ACTIVISTSINACTION

GA Voice - - Activist In Action -

No, no one in my fam­ily is an or­ga­nizer. I come from a fam­ily of work­ing class black folks. In the sum­mers my mom would work in the fields to help the fam­ily. I learned about or­ga­niz­ing through my own lived ex­pe­ri­ence, about liv­ing as a black queer woman in the South.

I think it’s dif­fer­ent when you’re just try­ing to sur­vive. My fam­ily was teach­ing me sur­vival skills. My mother calls me ev­ery day and is al­ways ask­ing me when I’m go­ing to visit. Now when I visit, I go see my mother and im­me­di­ate fam­ily, and my mom al­ways re­minds me to visit the other el­ders. I know I will prob­a­bly never move back—it doesn’t feel like home. It was the home I was brought up in.

Learn­ing the history of re­pro­duc­tive jus­tice [es­pe­cially the roles of women of color and black women.] And the queer anal­y­sis SPARK gives it, know­ing the history and that queer and trans folks’ bod­ies are also on the front lines. The laws be­ing re­stric­tive to us, health care not be­ing ac­ces­si­ble to us.

What about the dif­fer­ent move­ments you are in­volved in, like Black Lives Mat­ter and Black Trans Lives Mat­ter?

Other move­ments? For me they are all con­nected to­gether. It’s hard for me to say I’m a part of dif­fer­ent move­ments. With re­pro­duc­tive jus­tice, you can’t just talk about black folks and not talk about black

Oc­to­ber 16, 2015

What at­tracts you to work for SPARK?

queer and trans folks. It’s all tied to­gether. But I do think a lot of peo­ple do see them as sep­a­rate. But trans­gen­der rights are part of re­pro­duc­tive jus­tice. Black lives, black folks, are on the front lines of be­ing at­tacked by the state. This is all-in­clu­sive of queer lib­er­a­tion.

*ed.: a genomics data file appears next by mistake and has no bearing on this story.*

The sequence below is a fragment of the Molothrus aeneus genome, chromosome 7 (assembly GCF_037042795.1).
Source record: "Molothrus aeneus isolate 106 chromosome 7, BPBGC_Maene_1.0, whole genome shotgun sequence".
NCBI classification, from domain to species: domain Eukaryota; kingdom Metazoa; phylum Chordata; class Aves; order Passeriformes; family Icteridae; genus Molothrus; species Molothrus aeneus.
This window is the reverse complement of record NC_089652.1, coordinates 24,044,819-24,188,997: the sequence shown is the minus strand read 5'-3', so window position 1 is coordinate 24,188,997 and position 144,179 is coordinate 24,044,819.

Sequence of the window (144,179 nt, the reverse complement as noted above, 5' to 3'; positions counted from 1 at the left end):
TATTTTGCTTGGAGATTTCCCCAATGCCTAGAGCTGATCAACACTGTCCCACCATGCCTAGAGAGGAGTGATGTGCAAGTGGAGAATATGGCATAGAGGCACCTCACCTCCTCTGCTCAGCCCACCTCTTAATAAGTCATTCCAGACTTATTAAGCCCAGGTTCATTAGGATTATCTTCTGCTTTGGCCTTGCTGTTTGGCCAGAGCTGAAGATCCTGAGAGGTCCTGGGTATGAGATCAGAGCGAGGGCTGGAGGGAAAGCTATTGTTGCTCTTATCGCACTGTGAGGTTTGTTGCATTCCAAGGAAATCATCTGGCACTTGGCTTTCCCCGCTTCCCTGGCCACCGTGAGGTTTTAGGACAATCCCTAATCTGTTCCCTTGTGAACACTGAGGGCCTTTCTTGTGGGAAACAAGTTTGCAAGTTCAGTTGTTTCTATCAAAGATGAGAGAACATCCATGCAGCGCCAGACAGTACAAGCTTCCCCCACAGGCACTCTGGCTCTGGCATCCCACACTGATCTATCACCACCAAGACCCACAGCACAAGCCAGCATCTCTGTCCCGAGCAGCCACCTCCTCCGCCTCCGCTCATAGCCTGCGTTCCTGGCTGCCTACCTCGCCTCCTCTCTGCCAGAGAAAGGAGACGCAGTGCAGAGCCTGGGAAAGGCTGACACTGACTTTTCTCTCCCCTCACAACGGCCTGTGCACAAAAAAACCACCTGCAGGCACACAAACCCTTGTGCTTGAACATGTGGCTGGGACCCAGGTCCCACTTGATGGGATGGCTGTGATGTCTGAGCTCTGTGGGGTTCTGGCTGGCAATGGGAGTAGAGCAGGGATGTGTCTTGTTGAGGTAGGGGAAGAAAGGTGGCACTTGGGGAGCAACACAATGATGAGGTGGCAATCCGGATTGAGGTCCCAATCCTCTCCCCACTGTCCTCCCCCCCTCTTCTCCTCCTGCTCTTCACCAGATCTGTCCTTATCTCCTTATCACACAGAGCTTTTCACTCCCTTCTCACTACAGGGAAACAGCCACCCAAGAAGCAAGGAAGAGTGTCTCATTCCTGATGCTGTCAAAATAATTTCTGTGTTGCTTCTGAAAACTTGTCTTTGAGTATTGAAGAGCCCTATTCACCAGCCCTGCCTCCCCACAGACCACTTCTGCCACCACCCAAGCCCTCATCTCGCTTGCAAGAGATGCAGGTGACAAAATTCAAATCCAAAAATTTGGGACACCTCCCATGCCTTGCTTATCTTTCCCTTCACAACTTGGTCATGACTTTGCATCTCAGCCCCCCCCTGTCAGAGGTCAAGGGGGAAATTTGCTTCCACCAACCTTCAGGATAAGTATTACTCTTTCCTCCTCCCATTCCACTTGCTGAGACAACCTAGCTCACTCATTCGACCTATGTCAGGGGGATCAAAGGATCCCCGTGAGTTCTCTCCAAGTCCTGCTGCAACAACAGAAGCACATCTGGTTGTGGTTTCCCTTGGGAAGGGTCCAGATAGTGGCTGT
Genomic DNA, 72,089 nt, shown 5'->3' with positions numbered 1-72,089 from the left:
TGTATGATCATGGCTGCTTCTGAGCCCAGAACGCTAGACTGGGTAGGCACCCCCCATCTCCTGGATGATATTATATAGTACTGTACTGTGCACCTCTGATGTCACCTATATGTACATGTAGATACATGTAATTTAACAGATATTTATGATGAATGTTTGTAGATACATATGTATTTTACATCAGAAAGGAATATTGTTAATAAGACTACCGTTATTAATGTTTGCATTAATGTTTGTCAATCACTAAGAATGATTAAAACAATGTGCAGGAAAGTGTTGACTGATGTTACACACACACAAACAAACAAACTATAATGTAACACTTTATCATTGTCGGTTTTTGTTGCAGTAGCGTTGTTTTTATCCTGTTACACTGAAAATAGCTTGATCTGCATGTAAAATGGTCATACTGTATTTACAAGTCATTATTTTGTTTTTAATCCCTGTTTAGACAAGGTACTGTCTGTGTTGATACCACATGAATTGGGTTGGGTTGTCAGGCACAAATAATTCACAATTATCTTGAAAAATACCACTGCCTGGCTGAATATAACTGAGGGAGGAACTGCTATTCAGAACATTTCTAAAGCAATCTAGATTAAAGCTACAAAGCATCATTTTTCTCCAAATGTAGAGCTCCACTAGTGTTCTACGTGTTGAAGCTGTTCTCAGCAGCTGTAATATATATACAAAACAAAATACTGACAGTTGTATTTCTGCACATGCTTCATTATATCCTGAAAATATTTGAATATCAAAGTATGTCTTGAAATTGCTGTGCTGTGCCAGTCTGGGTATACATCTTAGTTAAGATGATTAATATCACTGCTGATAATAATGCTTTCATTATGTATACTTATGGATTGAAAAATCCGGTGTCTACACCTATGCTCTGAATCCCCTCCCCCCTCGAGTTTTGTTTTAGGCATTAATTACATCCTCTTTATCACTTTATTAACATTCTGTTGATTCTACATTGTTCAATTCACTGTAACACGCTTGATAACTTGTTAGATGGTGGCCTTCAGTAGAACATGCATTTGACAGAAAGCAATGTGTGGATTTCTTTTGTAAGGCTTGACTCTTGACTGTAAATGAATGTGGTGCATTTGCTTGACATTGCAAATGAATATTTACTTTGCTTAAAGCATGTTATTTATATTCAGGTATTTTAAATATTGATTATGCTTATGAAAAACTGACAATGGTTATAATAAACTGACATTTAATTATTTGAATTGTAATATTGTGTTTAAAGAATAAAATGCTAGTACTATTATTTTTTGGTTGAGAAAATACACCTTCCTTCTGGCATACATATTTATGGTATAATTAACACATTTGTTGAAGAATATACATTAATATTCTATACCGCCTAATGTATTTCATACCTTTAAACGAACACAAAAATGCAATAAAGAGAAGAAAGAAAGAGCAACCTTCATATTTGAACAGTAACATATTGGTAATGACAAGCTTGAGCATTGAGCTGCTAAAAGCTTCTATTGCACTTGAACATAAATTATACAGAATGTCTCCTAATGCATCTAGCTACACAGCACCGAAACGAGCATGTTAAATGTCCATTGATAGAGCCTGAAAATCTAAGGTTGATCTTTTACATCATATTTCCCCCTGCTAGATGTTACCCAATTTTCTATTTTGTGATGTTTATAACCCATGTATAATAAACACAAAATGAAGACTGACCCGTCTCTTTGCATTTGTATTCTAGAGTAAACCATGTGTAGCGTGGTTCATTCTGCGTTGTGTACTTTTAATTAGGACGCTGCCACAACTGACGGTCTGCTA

What does ac­tivism mean to you?

Ac­tivism to me means po­lit­i­cal mo­ti­va­tion in what­ever av­enue works for you. There is a lot of crit­i­cism of ac­tivism on so­cial media and on the in­ter­net, but, no, that is ac­tivism. Or­ga­niz­ing ral­lies and get­ting peo­ple to ral­lies with a tweet is ac­tivism.

I’m my mother’s only child and my mother had me when she was 38. When I was grow­ing up I didn’t grow up around a lot of young folks, so I took a lot of wis­dom at a young age. But I also have learned so much from young folks and my peers and folks younger than me. Com­ing to SPARK, I learned I can be an ac­tivist and at 25 what I say and think mat­ters. I’m al­ways em­pow­er­ing folks, to let them know you have a voice, you have a story, you need to have con­fi­dence. What was the first rally you went to? The first rally I went to was last year— the CNN rally for Mike Brown. [Some 5,000 peo­ple marched to the CNN Cen­ter to protest the shoot­ing of Mike Brown, an un­armed black man, by a white po­lice of­fi­cer, in Fer­gu­son, Mis­souri. The rally was or­ga­nized via Twit­ter by black queer ac­tivist Aurielle Lucier, founder of #its­big­gerthanyou.]

I’m an in­tro­vert and have a hard time be­ing in big crowds. But also, be­ing a black per­son and know­ing how in a po­lit­i­cal rally you can be ar­rested kept me away. But last year a group of other friends and queer folks in At­lanta got to­gether and I said this is the one I want to go to. It was very pow­er­ful. Com­ing to the rally with other queer, trans folks of color—my anx­i­ety was less­ened, and also be­ing with my part­ner helped.

I re­mem­ber see­ing Con­gress­man John Lewis march­ing in a three-piece suit in the pour­ing rain and I knew I was where I was sup­posed to be. This is the right time, the right mo­ment for me to be do­ing this.

Quita Tins­ley, 25, is the youth ac­tivist net­work or­ga­nizer for SPARK Re­pro­duc­tive Jus­tice Now. (Cour­tesy photo)

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